After months of speculation surrounding the legality of the diffusers affixed to the Brawn, Toyota and Williams cars, the FIA International Court of Appeal have now found them to be legal and within the rules. The news comes as a blow to the remaining seven teams who have not developed a ‘double-diffuser’ and undoubtedly they will now have to invest a fair amount of their budgets in redesigning the rear of their cars in order to improve their performance.
The diffusers mounted on the Brawn, Williams and Toyota cars came under scrutiny in Australia and three teams (Ferrari, Red Bull Racing and Renault) lodged a complaint with the stewards. The stewards in Melbourne judged the offending diffusers as legal and the trio then lodged an appeal. The same process occurred in Malaysia as a formality and the trio became a quartet as BMW joined the appeal, which was heard yesterday in Paris and deliberated yesterday evening and this morning.
The FIA International Court of Appeal has decided to deny the appeals submitted against decisions numbered 16 to 24 taken by the Panel of the Stewards on 26th March at the 2009 Grand Prix of Australia and counting towards the 2009 FIA Formula One World Championship.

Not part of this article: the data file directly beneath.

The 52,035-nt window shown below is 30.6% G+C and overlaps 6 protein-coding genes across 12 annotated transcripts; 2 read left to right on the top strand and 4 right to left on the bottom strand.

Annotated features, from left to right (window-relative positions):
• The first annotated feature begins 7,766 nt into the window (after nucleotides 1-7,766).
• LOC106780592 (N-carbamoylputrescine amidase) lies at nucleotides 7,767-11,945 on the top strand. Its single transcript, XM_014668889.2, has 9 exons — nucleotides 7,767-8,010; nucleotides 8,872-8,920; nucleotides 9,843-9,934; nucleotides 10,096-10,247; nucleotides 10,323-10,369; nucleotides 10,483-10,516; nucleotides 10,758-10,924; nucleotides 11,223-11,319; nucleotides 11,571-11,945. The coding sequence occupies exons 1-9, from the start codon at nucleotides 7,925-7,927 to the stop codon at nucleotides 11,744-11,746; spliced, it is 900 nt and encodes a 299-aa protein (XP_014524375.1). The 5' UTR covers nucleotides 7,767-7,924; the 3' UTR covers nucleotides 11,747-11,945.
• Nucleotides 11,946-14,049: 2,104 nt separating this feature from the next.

Based on the arguments heard and evidence before it, the Court has concluded that the Stewards were correct to find that the cars in question comply with the applicable regulations. FIA ICA Statement.
With the diffusers now deemed legal, the other teams will almost certainly have to redevelop the rear of their cars to accommodate this part, the advantage gained from it is too great for the teams not to change. However, the rear of a Formula One car is very complex and Red Bull have already stated that fitting a ‘double-diffuser’ to the RB5 will be far from easy. According to the Milton Keynes team, the rear suspension is going to have to change which brings its own problems to whole area.
This means that the points gained by the three teams using the ‘double-diffuser’ will remain, and Jenson Button is still leading the the driver’s championship with Brawn heading the constructors. Toyota have also welcomed the decision as their TF109 car has so far looked to be a pretty good motor, powering Jarno Trulli and Timo Glock to a third place each in the first and only two rounds of the championship so far.
Brawn look set to continue their dominating pace for now, although Ferrari are said to be already implementing several new parts in Shanghai this weekend, and also at the Spanish Grand Prix at the beginning of May. The race now between the non-offending teams isn’t necessarily one of track position, but rather one of getting the rear end sorted.